Finally, HOG cells were cultured in GM or DM and infected at an m.o.i of 0.1 with HSV-1. Progeny virus was titrated to determine the 50% tissue culture infective dose (TCID50)/ml. After 20 h p.i., viral yield in DM-cultured HOG cells was significantly higher compared to cells cultured in GM (Figure 1D). To investigate whether the increment in viral yield was due, at least in part, to an increase in viral entry, we carried out the infection of HOG cells using R120vGF, an EGFP-expressing recombinant HSV-1 lacking ICP4. Figure 1E shows PCR amplification of the genes encoding thymidine kinase (TK), virion host shutoff (vhs, UL41) and chimeric EGFP from R120vGF DNA (lanes A, E and I respectively); parental HSV-1 strain d120 DNA (lanes B, F and J respectively) and HSV-1 strain F DNA (lanes C, G and K respectively). Negative PCR controls without DNA are also shown (lanes D, H and M). After entry into cells, R120vGF expresses EGFP and immediate early proteins, but is unable to complete the viral cycle due to the absence of ICP4. Using this tool, we can measure GFP signal and immediate early protein production to estimate whether HSV entry is altered in HOG cells cultured under differentiation conditions. This novel viral construction allows to estimate HSV-1 entry determining either GFP fluorescence –by flow cytometry or immunofluorescence– or by immunoblot, providing new methods to the study of HSV-1 entry into cells. HOG cells cultured in GM and DM were infected with R120vGF at an m.o.i. of 0.1. After 24 h p.i., equal amounts of protein were subjected to SDS–PAGE and analyzed by immunoblotting with anti-GFP antibody. As in the previous experiments, an increase in viral signal was observed in HOG cells cultured in DM (Figure 1F), suggesting that differentiation is affecting viral entry. As indicated above, we observed an increase in the number of plaques in HOG cells cultured in DM compared to cells cultured in GM. However, the average size of plaques corresponding to cells cultured in DM was also increased, suggesting that other factors –apart from viral entry– might also be involved.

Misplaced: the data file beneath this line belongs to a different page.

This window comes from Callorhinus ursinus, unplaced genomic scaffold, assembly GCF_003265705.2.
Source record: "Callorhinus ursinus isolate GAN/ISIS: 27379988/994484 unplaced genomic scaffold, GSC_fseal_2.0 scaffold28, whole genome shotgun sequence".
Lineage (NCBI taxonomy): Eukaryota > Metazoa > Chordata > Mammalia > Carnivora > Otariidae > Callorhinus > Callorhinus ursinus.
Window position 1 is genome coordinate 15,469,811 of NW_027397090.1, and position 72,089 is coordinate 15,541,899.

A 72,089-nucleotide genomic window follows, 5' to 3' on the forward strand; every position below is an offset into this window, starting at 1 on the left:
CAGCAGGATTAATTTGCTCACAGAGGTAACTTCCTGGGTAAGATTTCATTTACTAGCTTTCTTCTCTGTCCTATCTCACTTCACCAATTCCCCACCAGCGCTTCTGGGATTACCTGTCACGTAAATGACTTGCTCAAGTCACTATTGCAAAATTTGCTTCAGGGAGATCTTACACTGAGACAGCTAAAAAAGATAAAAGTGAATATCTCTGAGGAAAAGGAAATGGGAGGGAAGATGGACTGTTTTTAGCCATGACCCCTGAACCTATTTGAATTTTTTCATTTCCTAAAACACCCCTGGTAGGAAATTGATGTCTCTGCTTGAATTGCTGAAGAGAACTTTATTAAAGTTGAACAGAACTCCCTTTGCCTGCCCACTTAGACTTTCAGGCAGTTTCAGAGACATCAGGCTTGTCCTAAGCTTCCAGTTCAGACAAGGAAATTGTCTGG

To extend the results obtained with HOG cells to primary cultures, we studied HSV-1 infection in mouse OPCs. Primary OPCs cultured in differentiation medium for 24 h (undifferentiated) or 3 days (to allow spontaneous differentiation) were infected at an m.o.i. of 1 with HSV-1, and the viral productivity was titrated 20 h p.i determining the TCID50/ml. Viral yield in differentiated cells was significantly higher compared to undifferentiated cells (Figure 1G). Also, immunoblotting assay showed an increase in viral protein detection in differentiated OPCs cultured for 3 days compared to undifferentiated cells cultured for 24 hours (Figure 1H).